Glory in Egyptians' hands

Egypt's Al Ahly stand on the brink of unparalleled dominance of the African game, and are set to rewrite the record books in the CAF Champions League this Sunday. The Cairo giants, already proclaimed as the African club of the 20th century, will win the CAF Champions League title for an unprecedented sixth time if they can hold onto a 2-0 lead in the second leg of the final.

Standing in their way are Coton Sport who have surprised all and sundry with their progression to the final and now seek to continue an astonishing giant-killing run with success in the continent's top club competition. At stake is the trophy, the $1m USD prize money and an even more lucrative trip to the FIFA Club World Cup in Japan next month.

Al Ahly scored two early goals in the first leg in Cairo earlier this month but squandered several further opportunities to take an even bigger lead into the second leg at the Stade Omnisports Roumde Adjia, a green oasis in the arid, dusty town of Garoua in northern Cameroon.

Coton Sport were far from overawed in the first leg and were more than willing to take the game to their opponents, but showed naivety in defence. As it stands, Coton Sport will have to claw back two goals against an Egyptian side that have a formidable reputation for being able to shut up shop.

"We gave Ahly too much respect in Cairo and defended poorly at set pieces," said Coton Sport captain Ahmadou Ngomna, who is ruled out by suspension. However, I'm sure we can overcome the deficit at home as the pressure will be off us."

Yet Al Ahly coach Manuel Jose believes that his side will be able to play a more relaxed game in Cameroon. "When we play at home we are always under pressure from the fans," he opined. "But we perform well away when under no pressure. Ahly have the best footballers in Africa and we should go for a win wherever we play."

Jose has displayed the many facets of his team's tactical capabilities in their march to the final. They are able, for example, to employ a three-man attack plus wing-backs when necessary or know how to effectively close off the game off in midfield with three players sitting back just in front of the back  four. That is likely to be Jose's tactics for Sunday's second leg, just as he did in the first leg of the semi-final when Al Ahly gained a valuable goalless draw away at Enyimba of Nigeria en route to winning the second leg.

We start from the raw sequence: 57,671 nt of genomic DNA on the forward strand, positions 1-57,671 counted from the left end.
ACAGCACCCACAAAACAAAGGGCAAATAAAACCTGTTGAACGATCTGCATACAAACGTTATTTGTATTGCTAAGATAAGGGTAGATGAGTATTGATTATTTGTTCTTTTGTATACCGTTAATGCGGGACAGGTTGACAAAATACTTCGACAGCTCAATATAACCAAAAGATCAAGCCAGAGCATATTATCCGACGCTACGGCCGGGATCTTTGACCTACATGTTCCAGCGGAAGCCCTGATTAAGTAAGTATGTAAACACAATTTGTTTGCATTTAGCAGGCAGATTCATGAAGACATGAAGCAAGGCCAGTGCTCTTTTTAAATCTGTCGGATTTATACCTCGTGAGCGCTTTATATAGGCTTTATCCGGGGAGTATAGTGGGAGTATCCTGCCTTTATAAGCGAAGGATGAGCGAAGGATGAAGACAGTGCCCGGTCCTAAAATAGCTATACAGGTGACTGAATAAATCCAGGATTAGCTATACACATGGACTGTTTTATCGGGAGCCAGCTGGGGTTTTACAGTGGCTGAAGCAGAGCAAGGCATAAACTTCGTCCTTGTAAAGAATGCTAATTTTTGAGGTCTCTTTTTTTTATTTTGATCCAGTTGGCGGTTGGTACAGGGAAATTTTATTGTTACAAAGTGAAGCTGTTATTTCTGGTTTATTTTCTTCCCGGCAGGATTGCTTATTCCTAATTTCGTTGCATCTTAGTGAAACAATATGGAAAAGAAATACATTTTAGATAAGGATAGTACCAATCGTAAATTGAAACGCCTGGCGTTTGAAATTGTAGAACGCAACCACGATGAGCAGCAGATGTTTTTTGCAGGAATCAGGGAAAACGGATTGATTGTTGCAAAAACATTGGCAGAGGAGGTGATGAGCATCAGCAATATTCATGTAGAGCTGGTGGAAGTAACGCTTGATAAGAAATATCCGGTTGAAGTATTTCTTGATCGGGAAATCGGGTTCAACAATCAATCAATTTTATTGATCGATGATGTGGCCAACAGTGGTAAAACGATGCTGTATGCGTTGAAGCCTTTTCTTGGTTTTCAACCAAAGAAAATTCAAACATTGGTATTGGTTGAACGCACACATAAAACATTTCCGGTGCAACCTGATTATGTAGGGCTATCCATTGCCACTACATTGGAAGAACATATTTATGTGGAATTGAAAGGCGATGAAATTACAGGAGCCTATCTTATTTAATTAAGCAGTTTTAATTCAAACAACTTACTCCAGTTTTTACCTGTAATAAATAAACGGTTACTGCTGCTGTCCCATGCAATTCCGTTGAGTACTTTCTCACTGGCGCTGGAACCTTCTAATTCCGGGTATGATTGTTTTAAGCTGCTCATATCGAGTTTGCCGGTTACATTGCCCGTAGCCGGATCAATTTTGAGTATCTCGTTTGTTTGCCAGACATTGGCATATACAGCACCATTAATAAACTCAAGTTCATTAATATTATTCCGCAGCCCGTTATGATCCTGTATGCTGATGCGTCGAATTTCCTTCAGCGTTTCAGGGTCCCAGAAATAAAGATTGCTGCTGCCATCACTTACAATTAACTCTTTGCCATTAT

Al Ahly rested several key players in league action over the last fortnight, notably the tigerish Tunisian tackler Anis Boujelbene, whose workrate will likely see him earn a starting berth in Sunday's line-up. For many of the Al Ahly players, it is a further opportunity to continue their remarkable personal achievement with the likes of Mohamed Aboutrika, Wael Gomaa, Ahmed Fathi and captain Shady Mohamed seeking to add another CAF Champions League winners' medal to their two success in the past two CAF Africa Cup of Nations tournaments.

For one of the greats of the Egyptian game, Ahmed Hassan, it is a first chance to add a club honour to three CAF Africa Cup of Nations titles he has won with Egypt's Pharaohs in 1998, 2006 and 2008. Hassan signed for Al Ahly this June after a decade with the likes of Besiktas of Turkey and Belgium's Anderlecht and plays in his first continental club final.